if only we had arrived here yesterday! –
at dawn today, when I was woken by
the look-out’s cry, still far out to sea but with
the hills – your dark hills – these hills – his hills –
spread out along the horizon from north to south,
and everyone started shouting and laughing and patting
each other on the back, I saw your son
avenge his father. 

CLYTEMNESTRA

                                Avenge his father? You mean – ?
Oh, don’t be silly. The boy adores me  –

There is a roar of fury from somewhere nearby. 

I must go! – and he hardly remembers his father.
That net was meant to hold a wild boar
but he will tear it open! 

She hurries out, knife in hand.

Agamamnon’s raging suddenly increases in volume.

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Naked on Dartmoor

Posted in Esoterica, Favourite images, My Poems with tags , , , on February 20, 2017 by James Munro

A long poem this time, but quite an easy read, I think. It is one I wrote a while back and is included in my Selected Poems, which I am in the process of revising.

Dartmoor

NAKED ON DARTMOOR

Alone – exceptionally! –
with a car and ten days free,
I headed not north this time,
but west. Into clouds and rain.

Night came.
In Glastonbury I put up my tent
beneath the Tor 
and headed for the pub.

Next morning – not too early –
I’d had more than a couple of beers –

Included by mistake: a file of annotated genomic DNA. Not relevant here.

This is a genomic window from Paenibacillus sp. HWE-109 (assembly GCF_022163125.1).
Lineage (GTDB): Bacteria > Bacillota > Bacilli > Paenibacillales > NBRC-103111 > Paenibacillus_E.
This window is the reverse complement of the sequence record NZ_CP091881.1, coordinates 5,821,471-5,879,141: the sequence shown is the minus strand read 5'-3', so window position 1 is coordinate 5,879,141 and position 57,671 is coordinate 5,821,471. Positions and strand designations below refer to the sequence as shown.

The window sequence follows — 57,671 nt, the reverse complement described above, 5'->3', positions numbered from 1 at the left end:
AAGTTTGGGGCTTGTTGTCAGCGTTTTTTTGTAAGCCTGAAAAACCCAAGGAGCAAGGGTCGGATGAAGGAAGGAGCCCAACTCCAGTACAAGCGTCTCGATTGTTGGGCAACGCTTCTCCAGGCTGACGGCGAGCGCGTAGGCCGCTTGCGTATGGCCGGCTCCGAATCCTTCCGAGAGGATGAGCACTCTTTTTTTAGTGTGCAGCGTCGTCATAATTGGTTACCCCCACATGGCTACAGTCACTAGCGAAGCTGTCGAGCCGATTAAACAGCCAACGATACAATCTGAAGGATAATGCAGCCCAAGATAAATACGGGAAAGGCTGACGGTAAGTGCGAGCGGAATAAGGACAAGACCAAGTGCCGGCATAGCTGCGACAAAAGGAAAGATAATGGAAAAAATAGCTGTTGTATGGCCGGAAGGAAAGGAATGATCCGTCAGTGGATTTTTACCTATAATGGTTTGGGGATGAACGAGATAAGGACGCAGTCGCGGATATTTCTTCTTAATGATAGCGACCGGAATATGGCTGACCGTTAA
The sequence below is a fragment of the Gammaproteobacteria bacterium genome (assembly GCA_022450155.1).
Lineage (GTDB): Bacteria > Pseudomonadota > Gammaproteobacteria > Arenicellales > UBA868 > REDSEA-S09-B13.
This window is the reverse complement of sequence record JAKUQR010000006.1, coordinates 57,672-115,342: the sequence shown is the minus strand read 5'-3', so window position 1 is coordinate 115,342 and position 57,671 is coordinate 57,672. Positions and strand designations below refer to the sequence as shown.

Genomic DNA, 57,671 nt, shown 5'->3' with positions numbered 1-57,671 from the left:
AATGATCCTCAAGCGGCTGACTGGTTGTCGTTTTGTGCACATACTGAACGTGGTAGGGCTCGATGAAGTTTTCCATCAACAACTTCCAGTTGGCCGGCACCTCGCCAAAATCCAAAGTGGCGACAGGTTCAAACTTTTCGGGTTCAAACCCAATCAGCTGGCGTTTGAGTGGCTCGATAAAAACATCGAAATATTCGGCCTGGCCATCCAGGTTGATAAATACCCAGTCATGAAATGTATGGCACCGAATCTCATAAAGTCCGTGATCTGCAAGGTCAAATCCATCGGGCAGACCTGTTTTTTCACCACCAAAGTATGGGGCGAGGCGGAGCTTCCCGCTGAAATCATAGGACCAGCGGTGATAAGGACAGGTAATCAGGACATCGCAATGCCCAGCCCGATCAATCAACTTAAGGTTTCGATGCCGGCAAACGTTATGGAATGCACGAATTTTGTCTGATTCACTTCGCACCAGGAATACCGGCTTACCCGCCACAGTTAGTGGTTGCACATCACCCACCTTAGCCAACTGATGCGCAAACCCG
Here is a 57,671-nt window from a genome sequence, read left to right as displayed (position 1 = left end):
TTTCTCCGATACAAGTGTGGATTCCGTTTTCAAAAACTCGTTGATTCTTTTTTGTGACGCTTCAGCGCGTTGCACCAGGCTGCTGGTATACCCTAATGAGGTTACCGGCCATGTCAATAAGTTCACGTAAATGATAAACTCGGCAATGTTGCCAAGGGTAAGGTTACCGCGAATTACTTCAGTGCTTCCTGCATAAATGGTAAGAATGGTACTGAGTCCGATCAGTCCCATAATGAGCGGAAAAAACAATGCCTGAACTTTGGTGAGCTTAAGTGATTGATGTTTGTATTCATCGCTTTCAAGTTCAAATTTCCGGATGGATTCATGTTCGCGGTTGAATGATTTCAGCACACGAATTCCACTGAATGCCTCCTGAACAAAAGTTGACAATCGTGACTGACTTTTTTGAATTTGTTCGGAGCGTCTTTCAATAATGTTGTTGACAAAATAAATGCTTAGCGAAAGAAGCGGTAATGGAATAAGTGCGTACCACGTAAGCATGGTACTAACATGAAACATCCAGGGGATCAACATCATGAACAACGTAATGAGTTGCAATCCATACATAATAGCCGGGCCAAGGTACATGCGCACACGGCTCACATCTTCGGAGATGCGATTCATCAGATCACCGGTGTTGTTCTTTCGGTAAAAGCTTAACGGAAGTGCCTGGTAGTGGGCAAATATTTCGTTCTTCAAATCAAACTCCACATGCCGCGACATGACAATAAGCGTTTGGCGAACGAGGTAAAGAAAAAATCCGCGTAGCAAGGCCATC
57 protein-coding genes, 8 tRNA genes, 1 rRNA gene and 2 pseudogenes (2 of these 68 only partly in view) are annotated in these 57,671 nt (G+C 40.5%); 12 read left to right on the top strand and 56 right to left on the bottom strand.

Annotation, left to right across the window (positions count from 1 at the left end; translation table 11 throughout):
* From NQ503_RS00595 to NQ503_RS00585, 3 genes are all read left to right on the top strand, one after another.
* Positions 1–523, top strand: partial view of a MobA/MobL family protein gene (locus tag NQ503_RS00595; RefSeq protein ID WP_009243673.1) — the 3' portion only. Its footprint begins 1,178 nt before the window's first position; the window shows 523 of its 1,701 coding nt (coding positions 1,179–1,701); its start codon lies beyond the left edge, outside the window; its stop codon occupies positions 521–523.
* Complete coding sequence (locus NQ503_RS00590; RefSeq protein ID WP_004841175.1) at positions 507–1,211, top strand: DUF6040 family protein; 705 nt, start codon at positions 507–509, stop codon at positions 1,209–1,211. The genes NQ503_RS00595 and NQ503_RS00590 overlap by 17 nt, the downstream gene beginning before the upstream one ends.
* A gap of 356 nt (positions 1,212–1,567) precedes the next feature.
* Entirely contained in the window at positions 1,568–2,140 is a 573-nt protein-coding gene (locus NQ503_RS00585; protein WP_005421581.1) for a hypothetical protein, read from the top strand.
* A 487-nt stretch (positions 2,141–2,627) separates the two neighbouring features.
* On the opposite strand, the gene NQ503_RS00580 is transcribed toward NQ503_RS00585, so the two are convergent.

I walked up the hill,
peered through the mist at Avalon

slowly reverting to marsh and lake,
and dreamt as dreamers do …
then rolled my wet tent
and headed off once more into the rain.

The clouds cleared.
Sunset over Dartmoor.
Blackbirds sang,
fat speckly thrushes without fear,

and high overhead, not larks now
but kestrels. Everywhere, tangled bushes,
brambles, roses,
the scent of wet grass underfoot.

No beer tonight. Lying in the tent,
listening, wondering why
I do not live out here.
Listening. Thinking. Sleeping.

Early, in the bright sun,
up into the hills:
I leave the car,
walk until the grass is dry,

lie down in a tor top – in, yes,
it is concave, a basin,
dry and grassy, private.
I undress,

lie in the sun,
get up and dance, kneel down,
and lie there, live
two, three – four –

ten millennia ago in my poor head:
I am a shaman.
Outcast. Alone.
The huge sky

empty, blue against
the green grass rim
all round, and high,
high overhead

some greater bird, an eagle.
Does it think I’m dead?
Am I dead?
But no. Follow me! it cries,

swoops and hovers, turns,
flies towards some distant tor,
wings swimming in the wind.
I am slow –

not old, but wingless,
shaven, wrinkled,
like a foetus, like a plucked hen,
my soul –

and there’s
a cave, a dark door. I enter –
great wings waft me on –
down, along, alone,

on, down,
deeper, darker,
colder, clammier –
ah, now, up –

and out onto a river bank.
Feet slip, slide
on shingle.
A great bear turns

and looks at me, turns back.
It’s sunrise here.
River water swirls and sparkles,
on my right, hills, forests, in the distance snow,

while to my left a path winds down through bushes.
The bear turns her head again;
regards me: shy, I wish
I had a body to match hers,

thick brown fur, claws
to snatch flying salmon out of the spume,
jaws that crunch, could crunch me. She nods:
there is the path. I am not for her, nor she for me.

Beyond the bushes all is warmer, dryer.
Now the path leads down.
The sun grows hot. Weary,
I close my eyes, stumble,

hear a hiss. Stop. Stare –
but not in terror, in delight – this
lithe Miss
this fork-tongued beauty clad in glossy black and red

might –
but then I see myself
in those hard little eyes.
No, she

is not for me – that mocking wriggle as
she steps aside – nor I for her.
On down through cactuses,
some flowering,